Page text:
Search tips
Search criteria 


Logo of ijpsychHomeCurrent issueInstructionsSubmit article
Indian J Psychiatry. 2002 Oct-Dec; 44(4): 372–374.
PMCID: PMC2955310



Pica is an interesting psychiatric entity that merits special clinical attention. This report describes three cases of pica and calls for its separate nosological placement in clinical psychiatry. In the Diagnostic and statistical manual of mental disorders fourth edition (DSM-IV), pica is described as persistent eating of nonutritive substances for a period of at least 1 month which is inappropriate to the developmental level and not part of a culturally sanctioned practice (American Psychiatric Association, 1994). On the other hand, impulse-control disorders not elsewhere classified is defined as failure to resist an impulse, drive or temptation to perform an act that is harmful to the person or to others, feeling of an increasing sense of tension or arousal before committing the act and pleasure, gratification or relief at the time of committing the act or shortly thereafter (American Psychiatric Association, 1994). Regarding the aetiologies of Pica most contemporary literatures have cited various causative factors, e.g. normal exploratory orality of children, pregnancy, stress and conflicts, cultural beliefs, mental retardation, psychotic disorders and even nutritional deficiencies (Chatoor, 2000; Popper & West, 2001). Here, we report 3 atypical cases of Pica, attending outpatient department of the Institute of Psychiatry, Calcutta. These reported cases are unique in their time of onset, phenomenological progression and therapeutic responsiveness.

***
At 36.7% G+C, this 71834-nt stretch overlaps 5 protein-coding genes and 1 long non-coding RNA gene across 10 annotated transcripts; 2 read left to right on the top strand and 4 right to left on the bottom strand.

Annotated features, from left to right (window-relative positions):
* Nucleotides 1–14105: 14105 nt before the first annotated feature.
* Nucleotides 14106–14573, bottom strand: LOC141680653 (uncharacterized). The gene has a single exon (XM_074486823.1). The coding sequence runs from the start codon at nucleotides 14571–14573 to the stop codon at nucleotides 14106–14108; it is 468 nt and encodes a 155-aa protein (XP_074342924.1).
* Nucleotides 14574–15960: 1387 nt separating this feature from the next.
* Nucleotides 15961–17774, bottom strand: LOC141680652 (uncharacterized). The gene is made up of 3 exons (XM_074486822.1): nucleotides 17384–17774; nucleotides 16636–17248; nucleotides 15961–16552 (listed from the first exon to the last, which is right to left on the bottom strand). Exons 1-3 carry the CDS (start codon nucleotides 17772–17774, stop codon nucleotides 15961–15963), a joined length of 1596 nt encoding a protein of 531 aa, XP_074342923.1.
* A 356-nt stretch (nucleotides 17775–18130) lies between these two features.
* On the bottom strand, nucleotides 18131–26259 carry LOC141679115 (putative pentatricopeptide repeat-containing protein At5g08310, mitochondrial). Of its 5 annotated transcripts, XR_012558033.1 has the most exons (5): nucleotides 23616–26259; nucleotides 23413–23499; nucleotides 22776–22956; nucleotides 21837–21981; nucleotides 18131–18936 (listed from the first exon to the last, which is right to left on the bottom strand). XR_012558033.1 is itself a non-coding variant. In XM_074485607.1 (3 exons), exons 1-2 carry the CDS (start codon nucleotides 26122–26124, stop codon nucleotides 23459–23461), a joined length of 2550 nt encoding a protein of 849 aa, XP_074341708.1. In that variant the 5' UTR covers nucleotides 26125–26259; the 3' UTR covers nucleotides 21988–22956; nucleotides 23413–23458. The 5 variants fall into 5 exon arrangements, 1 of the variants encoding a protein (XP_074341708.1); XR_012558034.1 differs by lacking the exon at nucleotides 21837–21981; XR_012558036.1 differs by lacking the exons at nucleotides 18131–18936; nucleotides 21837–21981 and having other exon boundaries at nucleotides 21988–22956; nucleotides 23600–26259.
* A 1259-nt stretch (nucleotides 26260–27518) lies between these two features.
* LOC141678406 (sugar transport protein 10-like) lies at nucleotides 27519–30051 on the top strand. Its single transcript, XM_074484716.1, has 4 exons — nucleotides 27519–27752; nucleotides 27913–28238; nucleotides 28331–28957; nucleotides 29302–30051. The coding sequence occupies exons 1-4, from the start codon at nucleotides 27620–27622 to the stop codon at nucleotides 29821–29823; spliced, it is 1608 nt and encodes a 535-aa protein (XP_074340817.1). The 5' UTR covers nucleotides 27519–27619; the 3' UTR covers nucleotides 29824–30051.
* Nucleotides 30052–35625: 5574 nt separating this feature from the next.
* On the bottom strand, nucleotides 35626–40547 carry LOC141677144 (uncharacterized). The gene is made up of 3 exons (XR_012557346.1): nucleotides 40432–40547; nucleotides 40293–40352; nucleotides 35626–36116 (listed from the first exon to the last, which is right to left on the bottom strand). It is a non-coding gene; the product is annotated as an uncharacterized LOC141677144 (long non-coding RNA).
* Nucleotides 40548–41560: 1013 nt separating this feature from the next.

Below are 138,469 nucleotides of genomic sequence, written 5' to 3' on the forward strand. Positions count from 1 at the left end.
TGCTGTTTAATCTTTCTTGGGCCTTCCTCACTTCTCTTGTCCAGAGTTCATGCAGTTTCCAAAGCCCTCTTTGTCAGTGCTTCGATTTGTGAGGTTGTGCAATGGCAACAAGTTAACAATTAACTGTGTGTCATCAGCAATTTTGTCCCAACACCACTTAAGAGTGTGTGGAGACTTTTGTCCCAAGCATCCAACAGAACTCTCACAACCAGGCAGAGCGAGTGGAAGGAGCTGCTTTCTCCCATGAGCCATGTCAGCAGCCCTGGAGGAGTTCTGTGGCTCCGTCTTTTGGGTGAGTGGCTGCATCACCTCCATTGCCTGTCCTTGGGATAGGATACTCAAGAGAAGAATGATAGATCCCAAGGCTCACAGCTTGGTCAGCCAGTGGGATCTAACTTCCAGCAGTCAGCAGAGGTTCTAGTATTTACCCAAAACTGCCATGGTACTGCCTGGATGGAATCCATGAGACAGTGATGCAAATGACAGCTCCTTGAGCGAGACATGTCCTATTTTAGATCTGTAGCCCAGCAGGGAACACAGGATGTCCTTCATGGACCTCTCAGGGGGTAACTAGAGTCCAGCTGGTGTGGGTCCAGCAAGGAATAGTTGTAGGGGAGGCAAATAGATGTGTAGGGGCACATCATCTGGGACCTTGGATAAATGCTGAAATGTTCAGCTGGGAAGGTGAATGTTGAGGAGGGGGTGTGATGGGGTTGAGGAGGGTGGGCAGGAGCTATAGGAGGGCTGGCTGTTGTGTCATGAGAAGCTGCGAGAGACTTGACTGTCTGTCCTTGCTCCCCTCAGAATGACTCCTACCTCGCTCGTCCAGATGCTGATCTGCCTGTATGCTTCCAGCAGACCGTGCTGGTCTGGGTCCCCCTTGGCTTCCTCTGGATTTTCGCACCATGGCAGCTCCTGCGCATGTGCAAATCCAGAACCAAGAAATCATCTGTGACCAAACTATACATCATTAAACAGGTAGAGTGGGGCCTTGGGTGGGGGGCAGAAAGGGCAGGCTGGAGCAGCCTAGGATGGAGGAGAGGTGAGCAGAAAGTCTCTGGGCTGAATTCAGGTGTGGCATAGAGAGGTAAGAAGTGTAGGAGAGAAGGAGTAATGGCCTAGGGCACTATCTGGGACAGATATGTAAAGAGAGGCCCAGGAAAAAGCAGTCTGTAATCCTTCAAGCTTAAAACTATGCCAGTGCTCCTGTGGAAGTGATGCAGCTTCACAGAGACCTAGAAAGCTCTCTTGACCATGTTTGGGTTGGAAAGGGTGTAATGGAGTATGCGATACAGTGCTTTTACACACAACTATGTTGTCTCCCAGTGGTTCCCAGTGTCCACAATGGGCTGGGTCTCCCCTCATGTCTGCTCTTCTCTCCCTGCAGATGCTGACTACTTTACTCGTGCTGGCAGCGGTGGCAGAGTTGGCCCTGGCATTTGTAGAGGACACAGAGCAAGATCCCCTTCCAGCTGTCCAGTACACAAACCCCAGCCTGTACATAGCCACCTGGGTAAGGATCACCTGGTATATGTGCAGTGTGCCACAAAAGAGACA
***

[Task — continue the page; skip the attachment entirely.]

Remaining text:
Keywords: Pica, Impulse-control disorder, Atypical obsession

Full Text

The Full Text of this article is available as a PDF (139K).

Articles from Indian Journal of Psychiatry are provided here courtesy of Wolters Kluwer -- Medknow Publications